- Harness ‘people power’
- Other change management strategies
The purpose of this section of the guidelines is to discuss ways of obtaining staff acceptance of digitisation and digital images produced in business process and back-capture digitisation programs.
One of the common reasons that programs fail to be entirely successful is that the ‘people factor’ is overlooked.
Digitisation programs involve change. Depending on the organisation, you may need to entirely reengineer the way that staff members are handling information to integrate digitisation into the process. You may be replacing commonly understood practices with entirely new ones. Entrenched organisational cultures may need to be shifted. At the very least, your long term outcomes for digitisation will result in some short term disruption to established work routines and staff duties.
In some cases, the change may result in short term, limited disruptions.
Older, infrequently used records are unavailable for short periods of time.
Staff members involved in projects have altered duties for a few months while digitisation occurs.
In other cases, the change may be more widespread and involve many staff within an organisation.
Projects may involve current, high use records where turn-around time is very important.
Staff will need to understand how to access and use digital images in future business transactions.
Back-capture projects may be happening in conjunction with business process digitisation programs where processes have been reengineered to become digital. These changes may impact on a number of staff across different organisational units.
With any change it is important to proactively consider change management needs as part of project planning.
Below are some suggestions about how to encourage organisational acceptance of digitisation. Depending on the size of your program and resources available, you may be able to incorporate some or all of these into your program.
Much acceptance of change can be achieved by harnessing the right people in your organisation.
Digitisation programs require careful planning and management and consideration of a number of factors from technical needs through to people management. Their success may well rest of the quality of the team driving the initiative.
The implementation team need to be committed and engaged. Some team members need to be technically proficient, but some should also have strong skills in project management and people management. See Staffing the digitisation program for more information.
To win support, team members must be able to negotiate with staff and adapt the technology and service platforms so that the solutions in each business unit are flexible and tailored to the needs of their particular business.
Senior management support
It is important to secure senior management support for your program. It is not enough to have them sign off on your business case. Ideally, they should have ongoing engagement with the program and act as sponsors who advocate the change and articulate its value to the organisation. Ways you can achieve this are by demonstrating the software and hardware and what it can achieve, reporting to them regarding early ‘wins’ and remaining transparent and outcomes focused.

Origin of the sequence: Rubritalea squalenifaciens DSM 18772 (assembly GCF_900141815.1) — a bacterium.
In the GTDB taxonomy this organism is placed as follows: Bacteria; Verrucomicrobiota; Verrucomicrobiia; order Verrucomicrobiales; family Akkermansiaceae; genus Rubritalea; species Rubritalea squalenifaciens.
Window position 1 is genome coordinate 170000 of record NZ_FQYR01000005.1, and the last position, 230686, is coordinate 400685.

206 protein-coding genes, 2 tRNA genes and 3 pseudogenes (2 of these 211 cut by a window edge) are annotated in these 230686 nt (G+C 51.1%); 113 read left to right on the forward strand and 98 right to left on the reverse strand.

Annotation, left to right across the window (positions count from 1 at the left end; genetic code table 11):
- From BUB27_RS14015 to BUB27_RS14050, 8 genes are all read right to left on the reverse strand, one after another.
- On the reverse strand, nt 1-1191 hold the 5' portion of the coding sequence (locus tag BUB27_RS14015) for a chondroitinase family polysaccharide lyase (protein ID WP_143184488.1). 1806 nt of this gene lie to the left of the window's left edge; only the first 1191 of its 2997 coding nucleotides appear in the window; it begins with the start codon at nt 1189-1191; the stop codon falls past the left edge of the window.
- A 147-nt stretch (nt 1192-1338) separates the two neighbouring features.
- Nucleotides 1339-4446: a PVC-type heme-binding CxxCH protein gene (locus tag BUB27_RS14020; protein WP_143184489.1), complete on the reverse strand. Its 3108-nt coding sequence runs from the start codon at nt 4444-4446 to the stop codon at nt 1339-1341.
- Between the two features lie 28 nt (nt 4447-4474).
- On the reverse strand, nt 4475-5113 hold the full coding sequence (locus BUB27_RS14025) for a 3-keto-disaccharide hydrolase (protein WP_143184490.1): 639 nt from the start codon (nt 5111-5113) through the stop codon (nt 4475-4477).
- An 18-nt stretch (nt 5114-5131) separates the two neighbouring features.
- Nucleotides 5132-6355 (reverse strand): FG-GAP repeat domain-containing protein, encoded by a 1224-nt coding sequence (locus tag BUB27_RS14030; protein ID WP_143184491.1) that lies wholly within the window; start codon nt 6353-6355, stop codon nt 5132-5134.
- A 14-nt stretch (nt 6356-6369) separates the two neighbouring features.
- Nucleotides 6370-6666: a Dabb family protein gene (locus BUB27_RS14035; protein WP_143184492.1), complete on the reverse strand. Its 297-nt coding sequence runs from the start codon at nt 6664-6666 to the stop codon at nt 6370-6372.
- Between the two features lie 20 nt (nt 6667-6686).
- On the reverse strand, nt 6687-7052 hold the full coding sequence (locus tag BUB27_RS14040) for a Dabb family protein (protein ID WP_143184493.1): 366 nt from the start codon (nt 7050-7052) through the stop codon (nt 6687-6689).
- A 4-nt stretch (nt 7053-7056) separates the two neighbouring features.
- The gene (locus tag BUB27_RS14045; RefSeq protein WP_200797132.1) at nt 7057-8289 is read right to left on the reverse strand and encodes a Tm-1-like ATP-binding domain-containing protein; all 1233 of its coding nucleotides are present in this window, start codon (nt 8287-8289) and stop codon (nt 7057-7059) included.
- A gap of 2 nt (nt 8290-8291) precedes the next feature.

Business unit manager support
It is commonly overlooked that real organisational change is highly dependent on the support of business unit managers. They are the ones who effectively manage and monitor day-to-day operations within their units. If you ‘win over’ these people they can become advocates within their units and bring about real change. You may choose to individually target these managers and discuss and demonstrate potential outcomes in terms of business efficiencies that can be gained.
Most business units will have staff champions – those staff members who can see what you are trying to achieve and are actively willing to support it. It is valuable to harness the support of these champions. If they have the technical ability, they may well become the unit experts in digitisation and manipulating documents on screen and they can help others who are struggling or find innovative ways to improve the process.
Preparation, communication and understanding can help to ensure cultural readiness for digitisation and ease the transition to new modes of business. Some suggested strategies are outlined below.
Don’t roll out all at once - consider a pilot or staged approach
Your organisation may consider the value of a staged approach to digitisation.
When the Department of Education and Communities introduced a digitisation pilot for their human resource management records, resourcing issues and work schedules meant that they were unable to introduce it in one ‘big bang.’ They introduced a pilot in one State Office, then gradually rolled out to other State Offices.
In retrospect the implementation team agreed that the staged roll out was actually a blessing. It enabled them to develop, test and refine their approaches for each area and adapt them to their particular practices and needs. It also put much less pressure on the implementation team and help desk support enabling them to immediately address any problems that arose.
Housing NSW conducted a pilot project in order to test and refine their approaches and specifications for outsourcing digitisation. They gained invaluable experience from the pilot that then assisted them to streamline procedures before embarking on other projects across the agency.
It is important to communicate regularly with staff at all levels to ensure that the digitisation program obtains and retains support and acceptance.
Discussions with senior management should begin during the preparation and presentation of the business case. Once approved, the implementation team should consider communication strategies for all affected staff in the organisation.
The way digitisation is presented should be examined. Consider each target group and communicate to them in terms of ‘what’s in it for me?’